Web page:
“Published in 2018, Reflections of Roman Imperialisms is a compendium of the latest research presented at the biannual conference, “Imperialism and Identities at the Edges of the Roman World” (IIERW). The book, like the conference, focuses on issues of Roman Imperial authority and ideology as seen and reflected within the art of the Roman provinces. Taking advantage of current research trends, like examining identity and social change and using a contextual approach, Reflections of Roman Imperialisms adds to the dynamic scholarship on the art of the Roman provinces.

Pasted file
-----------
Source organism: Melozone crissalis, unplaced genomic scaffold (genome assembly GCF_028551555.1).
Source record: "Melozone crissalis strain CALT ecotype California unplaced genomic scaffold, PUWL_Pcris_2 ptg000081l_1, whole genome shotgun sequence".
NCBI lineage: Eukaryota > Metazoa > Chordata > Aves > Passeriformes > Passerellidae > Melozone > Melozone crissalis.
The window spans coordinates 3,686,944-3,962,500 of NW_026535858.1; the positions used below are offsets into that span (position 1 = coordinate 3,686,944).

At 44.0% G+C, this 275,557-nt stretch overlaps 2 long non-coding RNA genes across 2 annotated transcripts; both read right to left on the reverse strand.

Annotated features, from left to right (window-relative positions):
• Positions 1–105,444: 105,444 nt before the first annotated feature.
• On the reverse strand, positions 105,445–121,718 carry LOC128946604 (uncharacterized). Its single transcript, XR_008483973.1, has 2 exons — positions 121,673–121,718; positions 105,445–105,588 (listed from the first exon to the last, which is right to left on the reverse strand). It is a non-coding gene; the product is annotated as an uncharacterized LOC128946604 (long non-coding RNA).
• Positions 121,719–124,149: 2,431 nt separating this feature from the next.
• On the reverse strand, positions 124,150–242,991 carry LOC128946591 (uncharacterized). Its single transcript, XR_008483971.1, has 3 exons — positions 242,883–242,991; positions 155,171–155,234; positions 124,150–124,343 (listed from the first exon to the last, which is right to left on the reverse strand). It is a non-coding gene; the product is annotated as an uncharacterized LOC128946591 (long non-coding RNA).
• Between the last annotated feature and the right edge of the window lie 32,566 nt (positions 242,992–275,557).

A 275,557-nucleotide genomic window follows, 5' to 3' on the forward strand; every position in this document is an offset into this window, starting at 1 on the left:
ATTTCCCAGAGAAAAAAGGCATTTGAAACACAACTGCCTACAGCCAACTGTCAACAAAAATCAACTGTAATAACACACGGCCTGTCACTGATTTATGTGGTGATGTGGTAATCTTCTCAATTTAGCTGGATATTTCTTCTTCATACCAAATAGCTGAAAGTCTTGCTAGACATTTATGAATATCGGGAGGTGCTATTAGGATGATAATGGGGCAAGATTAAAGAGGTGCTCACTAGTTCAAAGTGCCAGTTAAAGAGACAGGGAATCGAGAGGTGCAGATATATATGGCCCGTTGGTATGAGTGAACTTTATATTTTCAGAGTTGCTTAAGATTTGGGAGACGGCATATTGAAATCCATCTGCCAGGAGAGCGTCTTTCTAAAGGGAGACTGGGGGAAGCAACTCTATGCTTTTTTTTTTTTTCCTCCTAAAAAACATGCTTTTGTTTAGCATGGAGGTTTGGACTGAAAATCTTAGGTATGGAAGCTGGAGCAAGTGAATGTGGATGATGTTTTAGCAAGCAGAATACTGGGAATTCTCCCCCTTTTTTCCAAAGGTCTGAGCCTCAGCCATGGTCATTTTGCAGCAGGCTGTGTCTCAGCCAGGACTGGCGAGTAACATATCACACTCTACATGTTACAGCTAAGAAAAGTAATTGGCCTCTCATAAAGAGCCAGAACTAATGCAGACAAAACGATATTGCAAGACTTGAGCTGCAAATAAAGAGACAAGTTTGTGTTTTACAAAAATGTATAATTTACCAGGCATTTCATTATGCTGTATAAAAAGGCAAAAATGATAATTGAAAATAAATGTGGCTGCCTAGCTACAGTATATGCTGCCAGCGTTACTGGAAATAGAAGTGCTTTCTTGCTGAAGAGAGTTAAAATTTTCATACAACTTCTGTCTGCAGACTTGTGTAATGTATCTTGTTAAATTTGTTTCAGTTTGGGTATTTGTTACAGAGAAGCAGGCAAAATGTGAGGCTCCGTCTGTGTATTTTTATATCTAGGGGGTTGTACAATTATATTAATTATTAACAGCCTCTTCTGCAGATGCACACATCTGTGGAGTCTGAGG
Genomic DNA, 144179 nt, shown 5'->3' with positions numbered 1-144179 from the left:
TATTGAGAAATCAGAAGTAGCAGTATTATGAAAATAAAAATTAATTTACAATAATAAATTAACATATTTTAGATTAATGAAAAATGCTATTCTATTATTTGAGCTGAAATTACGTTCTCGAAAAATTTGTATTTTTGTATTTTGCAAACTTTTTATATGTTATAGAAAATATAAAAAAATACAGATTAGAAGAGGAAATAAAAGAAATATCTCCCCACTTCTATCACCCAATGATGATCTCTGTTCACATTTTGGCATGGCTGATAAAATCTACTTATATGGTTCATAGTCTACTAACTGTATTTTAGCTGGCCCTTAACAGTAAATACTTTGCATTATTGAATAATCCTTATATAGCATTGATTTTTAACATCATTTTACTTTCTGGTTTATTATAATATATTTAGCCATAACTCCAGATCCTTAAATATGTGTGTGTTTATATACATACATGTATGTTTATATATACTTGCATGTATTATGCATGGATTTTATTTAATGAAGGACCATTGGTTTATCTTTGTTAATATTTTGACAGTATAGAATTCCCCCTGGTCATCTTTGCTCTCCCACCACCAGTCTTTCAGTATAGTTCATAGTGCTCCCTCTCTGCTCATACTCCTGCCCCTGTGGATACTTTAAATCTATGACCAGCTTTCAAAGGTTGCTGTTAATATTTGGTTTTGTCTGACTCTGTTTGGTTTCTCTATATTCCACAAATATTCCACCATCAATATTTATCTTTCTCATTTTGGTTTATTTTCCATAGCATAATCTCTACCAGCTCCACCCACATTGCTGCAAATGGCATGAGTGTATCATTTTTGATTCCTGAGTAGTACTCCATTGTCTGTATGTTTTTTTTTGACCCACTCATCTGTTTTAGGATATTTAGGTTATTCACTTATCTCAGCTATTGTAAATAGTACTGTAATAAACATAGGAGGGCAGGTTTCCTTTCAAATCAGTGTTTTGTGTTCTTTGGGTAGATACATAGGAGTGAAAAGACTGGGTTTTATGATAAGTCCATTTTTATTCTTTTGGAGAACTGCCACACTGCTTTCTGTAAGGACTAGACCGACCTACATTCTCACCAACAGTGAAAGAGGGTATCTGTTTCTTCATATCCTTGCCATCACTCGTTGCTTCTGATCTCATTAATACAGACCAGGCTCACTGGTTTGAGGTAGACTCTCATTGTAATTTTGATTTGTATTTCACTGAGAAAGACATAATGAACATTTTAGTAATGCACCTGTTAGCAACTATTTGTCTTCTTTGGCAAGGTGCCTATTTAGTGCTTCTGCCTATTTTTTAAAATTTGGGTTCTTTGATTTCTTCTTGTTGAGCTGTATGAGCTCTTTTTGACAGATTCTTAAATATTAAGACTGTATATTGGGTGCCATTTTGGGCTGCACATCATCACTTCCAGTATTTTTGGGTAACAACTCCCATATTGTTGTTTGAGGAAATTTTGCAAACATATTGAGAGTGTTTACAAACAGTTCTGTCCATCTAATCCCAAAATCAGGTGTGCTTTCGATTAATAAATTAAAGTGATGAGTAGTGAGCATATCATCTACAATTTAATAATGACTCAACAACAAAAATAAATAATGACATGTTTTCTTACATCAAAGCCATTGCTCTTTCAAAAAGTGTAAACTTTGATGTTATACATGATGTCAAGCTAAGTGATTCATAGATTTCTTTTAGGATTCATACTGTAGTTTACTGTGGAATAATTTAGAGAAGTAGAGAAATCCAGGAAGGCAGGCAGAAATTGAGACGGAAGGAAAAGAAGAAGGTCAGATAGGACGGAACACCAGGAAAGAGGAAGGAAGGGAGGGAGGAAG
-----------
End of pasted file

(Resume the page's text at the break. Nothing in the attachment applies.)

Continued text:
Edited by Marko A. Janković and Vladimir D. Mihajlović, Reflections of Roman Imperialisms is organized into fifteen chapters; each is written by a leading art historian or archaeologist in the field. The book is varied in geography, methodology, and media. First, the provinces examined within Reflections range from Roman Britain and Ireland to the ancient Near East and interactions with China. As for methodologies, some scholars focus on a group of objects, like Jason Lundock’s chapter on the copper alloy vessels in Roman Britain, while others are more general, like Marko A. Janković’s chapter on Roman imperialism and the construction of Dardanian collectivity. All scholars, though, utilize a contextual approach, placing the objects that they study within its historical, social, and geographical contexts. Finally, a range of media are studied within these chapters, though the minor arts are especially represented. As a specialist in Roman Imperial cameos and minor arts, this pleases me as often the minor arts are neglected. While Reflections of Roman Imperialisms has some chapters that focus on sculpture, most of the scholars investigate a the minor arts, like metalwork, pottery, and games. Furthermore, epigraphy and literature are explored in two chapters, expanding the scope of the research into inscriptions and prose.